The mail brought an album of Bach violin concertos, played (in part) and conducted by Monica Huggett with the Portland Baroque Orchestra. My first thought was, “Do I need this?”
I already have recordings by Henryk Szeryng (urbane, eloquent, modern instruments) and Andrew Manze (faster, vigorous, period instruments), plus individual Bach concerti by Oistrakh, Heifetz and other fiddlers. People have put this music on acetate, wax, plastic and the Internet for almost a century. What could be left to say?
I knew Huggett’s work from some fine Vivaldi recordings with the Raglan Baroque Players. So I put it in the player to listen half-attentively. Then I put down my book and really listened. Then I got the point.
Never miss a local story.
First, this album holds not just the famous three concertos (A Minor, E Major, Double Concerto in D Minor) but two concertos for three violins each, which contain some of Bach’s densest writing. I had never heard one of the latter, so I learned something.
Second, the album uses five different soloists. The tone changes a little from piece to piece: sometimes mellifluous, sometimes a little rougher, sometimes with a sharper attack and sometimes with a more relaxed one. The ear stays refreshed that way.
Third, you can always listen to a masterpiece and hear something new. That may be the hoariest clichè in the world of the fine arts, but it’s true. I heard accents I hadn’t always observed (maybe I had never listened closely enough) and enjoyed the slight astringency of the Baroque-era style.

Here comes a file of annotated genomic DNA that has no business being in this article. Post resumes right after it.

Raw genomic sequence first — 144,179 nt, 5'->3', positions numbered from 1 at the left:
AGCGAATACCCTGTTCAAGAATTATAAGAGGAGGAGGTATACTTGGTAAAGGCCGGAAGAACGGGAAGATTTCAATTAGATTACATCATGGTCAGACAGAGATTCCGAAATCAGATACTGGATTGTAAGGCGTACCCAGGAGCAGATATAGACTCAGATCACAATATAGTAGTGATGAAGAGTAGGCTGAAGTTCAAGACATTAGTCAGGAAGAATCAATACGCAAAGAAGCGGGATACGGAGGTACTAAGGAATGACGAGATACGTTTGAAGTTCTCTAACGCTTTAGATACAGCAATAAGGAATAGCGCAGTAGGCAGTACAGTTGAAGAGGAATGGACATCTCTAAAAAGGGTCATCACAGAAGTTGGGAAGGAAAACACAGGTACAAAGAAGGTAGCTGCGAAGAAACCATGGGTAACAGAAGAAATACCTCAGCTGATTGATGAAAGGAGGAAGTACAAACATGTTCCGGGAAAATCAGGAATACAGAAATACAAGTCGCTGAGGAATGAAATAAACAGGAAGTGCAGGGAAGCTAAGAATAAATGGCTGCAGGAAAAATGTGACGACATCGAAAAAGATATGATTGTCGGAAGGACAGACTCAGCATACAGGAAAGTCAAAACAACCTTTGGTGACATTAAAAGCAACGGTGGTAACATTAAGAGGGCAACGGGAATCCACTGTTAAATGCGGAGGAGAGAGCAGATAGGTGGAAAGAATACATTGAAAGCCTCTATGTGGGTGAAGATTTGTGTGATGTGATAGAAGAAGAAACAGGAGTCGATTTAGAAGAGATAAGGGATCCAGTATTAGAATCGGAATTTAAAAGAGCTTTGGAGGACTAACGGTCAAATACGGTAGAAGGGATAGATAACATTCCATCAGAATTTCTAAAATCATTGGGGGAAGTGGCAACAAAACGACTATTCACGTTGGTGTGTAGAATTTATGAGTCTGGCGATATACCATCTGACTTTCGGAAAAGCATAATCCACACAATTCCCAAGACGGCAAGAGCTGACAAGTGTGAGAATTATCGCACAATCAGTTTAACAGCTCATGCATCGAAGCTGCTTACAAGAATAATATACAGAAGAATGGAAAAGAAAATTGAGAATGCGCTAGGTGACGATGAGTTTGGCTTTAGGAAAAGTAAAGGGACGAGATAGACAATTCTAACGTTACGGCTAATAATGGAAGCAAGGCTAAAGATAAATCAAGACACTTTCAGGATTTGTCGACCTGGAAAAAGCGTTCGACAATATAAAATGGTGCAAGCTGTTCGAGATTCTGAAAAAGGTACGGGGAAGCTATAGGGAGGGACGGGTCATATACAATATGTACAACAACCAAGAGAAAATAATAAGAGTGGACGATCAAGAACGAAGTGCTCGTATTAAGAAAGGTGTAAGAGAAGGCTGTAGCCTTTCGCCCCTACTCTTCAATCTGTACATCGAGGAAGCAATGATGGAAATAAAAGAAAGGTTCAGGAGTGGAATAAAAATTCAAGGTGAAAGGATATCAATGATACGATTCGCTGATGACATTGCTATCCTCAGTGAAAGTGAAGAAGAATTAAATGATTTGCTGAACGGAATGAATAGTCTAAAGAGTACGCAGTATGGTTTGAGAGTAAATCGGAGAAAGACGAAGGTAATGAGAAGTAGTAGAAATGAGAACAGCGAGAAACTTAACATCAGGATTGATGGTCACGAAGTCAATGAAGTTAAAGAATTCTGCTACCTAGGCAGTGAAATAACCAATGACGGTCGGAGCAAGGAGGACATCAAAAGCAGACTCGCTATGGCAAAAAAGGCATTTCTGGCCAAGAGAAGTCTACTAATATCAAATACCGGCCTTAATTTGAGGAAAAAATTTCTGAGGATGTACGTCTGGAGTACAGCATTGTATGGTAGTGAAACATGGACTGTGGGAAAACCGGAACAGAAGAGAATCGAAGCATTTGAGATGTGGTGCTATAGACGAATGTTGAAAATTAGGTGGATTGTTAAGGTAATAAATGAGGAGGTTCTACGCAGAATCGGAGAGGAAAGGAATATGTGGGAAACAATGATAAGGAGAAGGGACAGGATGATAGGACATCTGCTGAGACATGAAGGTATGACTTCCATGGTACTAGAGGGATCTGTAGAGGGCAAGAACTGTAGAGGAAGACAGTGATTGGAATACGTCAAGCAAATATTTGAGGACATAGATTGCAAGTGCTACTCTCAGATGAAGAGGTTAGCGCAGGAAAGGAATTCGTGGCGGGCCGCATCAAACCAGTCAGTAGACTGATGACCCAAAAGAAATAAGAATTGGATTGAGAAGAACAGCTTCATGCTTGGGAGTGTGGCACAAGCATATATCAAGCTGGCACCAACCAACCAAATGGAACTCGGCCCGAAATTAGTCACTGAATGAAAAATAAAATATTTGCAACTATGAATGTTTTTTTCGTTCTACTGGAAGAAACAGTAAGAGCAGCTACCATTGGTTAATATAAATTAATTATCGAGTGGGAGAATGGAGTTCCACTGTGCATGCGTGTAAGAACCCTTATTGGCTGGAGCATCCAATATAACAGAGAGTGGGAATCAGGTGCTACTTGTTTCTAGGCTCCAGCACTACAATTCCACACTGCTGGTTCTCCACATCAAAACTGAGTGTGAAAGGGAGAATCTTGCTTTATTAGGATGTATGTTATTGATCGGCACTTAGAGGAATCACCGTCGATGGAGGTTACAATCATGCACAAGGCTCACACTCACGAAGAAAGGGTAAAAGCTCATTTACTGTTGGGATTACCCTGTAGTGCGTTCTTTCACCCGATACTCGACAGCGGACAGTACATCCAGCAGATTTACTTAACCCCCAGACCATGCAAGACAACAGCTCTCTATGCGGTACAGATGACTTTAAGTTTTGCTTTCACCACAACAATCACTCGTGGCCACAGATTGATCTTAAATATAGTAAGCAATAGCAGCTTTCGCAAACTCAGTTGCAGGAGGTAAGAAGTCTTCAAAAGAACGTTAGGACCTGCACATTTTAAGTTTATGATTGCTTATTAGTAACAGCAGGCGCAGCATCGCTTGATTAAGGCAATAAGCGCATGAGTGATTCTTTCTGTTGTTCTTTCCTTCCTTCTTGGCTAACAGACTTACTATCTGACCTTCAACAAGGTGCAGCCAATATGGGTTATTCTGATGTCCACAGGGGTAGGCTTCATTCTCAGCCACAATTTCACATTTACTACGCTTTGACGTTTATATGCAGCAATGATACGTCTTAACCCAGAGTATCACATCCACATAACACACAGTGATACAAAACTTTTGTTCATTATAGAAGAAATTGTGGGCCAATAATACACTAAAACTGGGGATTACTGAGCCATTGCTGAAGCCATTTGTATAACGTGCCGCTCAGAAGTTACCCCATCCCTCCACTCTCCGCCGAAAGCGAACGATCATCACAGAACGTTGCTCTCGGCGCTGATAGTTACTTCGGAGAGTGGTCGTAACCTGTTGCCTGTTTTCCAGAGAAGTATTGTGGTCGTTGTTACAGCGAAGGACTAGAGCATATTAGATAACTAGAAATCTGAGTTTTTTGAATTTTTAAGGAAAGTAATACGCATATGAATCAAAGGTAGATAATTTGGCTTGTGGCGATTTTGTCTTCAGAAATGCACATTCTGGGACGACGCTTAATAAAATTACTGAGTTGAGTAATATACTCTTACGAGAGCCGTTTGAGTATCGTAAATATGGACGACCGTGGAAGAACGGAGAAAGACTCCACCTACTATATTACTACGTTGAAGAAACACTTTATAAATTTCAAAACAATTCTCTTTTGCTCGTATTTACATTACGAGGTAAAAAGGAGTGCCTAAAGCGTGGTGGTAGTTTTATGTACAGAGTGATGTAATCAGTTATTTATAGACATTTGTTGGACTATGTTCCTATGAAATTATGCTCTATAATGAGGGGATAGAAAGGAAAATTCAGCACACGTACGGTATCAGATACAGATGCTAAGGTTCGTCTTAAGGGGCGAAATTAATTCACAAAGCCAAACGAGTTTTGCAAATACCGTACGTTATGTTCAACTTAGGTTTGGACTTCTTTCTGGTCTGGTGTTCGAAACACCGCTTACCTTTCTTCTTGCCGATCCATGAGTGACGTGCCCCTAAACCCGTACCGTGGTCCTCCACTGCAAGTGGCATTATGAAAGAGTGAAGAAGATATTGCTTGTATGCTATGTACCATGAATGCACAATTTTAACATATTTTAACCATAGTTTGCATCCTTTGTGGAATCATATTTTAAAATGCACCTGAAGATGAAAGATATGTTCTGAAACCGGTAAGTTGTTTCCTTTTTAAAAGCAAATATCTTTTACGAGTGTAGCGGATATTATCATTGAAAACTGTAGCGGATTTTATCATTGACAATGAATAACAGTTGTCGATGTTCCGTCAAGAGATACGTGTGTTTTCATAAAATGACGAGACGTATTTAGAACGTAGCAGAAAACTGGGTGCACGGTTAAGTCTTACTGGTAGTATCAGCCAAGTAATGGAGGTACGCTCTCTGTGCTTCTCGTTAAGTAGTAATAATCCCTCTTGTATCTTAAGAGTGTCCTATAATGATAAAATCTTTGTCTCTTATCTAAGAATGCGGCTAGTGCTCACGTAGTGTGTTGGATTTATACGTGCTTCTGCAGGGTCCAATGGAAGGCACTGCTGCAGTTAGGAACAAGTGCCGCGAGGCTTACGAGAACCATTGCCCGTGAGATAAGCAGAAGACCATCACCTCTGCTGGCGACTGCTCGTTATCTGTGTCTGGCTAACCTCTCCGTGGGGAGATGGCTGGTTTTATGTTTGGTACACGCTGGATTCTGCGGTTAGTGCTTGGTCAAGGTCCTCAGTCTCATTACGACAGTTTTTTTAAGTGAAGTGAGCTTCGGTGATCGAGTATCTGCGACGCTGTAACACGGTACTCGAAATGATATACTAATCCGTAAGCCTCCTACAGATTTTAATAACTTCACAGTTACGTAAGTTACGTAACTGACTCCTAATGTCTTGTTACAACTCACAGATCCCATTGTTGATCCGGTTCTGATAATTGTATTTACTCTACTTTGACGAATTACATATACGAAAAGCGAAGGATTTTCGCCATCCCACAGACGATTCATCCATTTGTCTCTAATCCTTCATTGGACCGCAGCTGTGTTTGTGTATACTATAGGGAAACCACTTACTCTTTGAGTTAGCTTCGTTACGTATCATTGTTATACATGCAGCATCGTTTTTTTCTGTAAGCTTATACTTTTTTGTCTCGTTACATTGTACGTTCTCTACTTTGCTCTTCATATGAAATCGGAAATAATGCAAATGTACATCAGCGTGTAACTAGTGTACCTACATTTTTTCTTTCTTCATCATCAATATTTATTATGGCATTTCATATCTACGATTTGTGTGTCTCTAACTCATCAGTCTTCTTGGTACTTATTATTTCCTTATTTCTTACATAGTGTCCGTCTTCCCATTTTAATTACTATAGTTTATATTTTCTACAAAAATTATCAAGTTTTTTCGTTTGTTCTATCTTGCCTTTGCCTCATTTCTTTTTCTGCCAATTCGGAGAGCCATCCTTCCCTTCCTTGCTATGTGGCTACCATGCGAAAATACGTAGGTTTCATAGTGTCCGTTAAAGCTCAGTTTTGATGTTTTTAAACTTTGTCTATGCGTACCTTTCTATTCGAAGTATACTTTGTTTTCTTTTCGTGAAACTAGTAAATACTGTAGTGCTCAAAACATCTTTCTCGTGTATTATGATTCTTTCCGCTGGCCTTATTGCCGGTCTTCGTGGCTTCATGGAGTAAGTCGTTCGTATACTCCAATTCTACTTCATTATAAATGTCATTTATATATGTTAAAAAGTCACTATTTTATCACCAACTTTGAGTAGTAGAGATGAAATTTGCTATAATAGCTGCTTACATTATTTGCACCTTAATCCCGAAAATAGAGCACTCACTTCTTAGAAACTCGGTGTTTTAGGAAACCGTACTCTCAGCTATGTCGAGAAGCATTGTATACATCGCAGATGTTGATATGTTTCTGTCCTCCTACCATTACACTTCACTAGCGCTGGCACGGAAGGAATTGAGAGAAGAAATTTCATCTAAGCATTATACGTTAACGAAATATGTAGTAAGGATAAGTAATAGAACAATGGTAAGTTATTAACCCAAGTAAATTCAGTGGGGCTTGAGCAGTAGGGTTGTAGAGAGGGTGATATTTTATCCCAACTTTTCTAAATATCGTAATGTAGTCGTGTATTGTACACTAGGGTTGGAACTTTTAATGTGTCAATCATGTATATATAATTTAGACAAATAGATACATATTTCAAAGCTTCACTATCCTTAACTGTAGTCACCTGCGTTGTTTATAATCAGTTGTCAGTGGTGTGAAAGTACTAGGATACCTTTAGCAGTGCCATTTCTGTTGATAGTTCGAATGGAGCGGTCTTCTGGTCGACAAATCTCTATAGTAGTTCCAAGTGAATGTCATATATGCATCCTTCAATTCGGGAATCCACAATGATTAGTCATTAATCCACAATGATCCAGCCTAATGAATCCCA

Germans don’t have a monopoly on Johann Sebastian; the acclaimed Oregon Bach Festival has performed his work for 45 years. (Not coincidentally, Huggett and the PBO played Vivaldi’s “Four Seasons” there in April.) Maybe the London-born Huggett and her American players come to this music encumbered by fewer preconceptions.
The album has come out on the PBO’s own label, and it’s the third in a series of Bach recordings; the other two offer oboe concertos and the St. John Passion. That’s the norm these days: Orchestras make a CD, release it to the target audience of fans who know them and send it out into the bigger world in hopes of tangential sales. (Note to the Charlotte Symphony: Time to think about this.)
Not all of these orchestras or recordings have something to say, especially when the repertoire’s so familiar. But after nearly a hundred years of Bach on discs, this one does.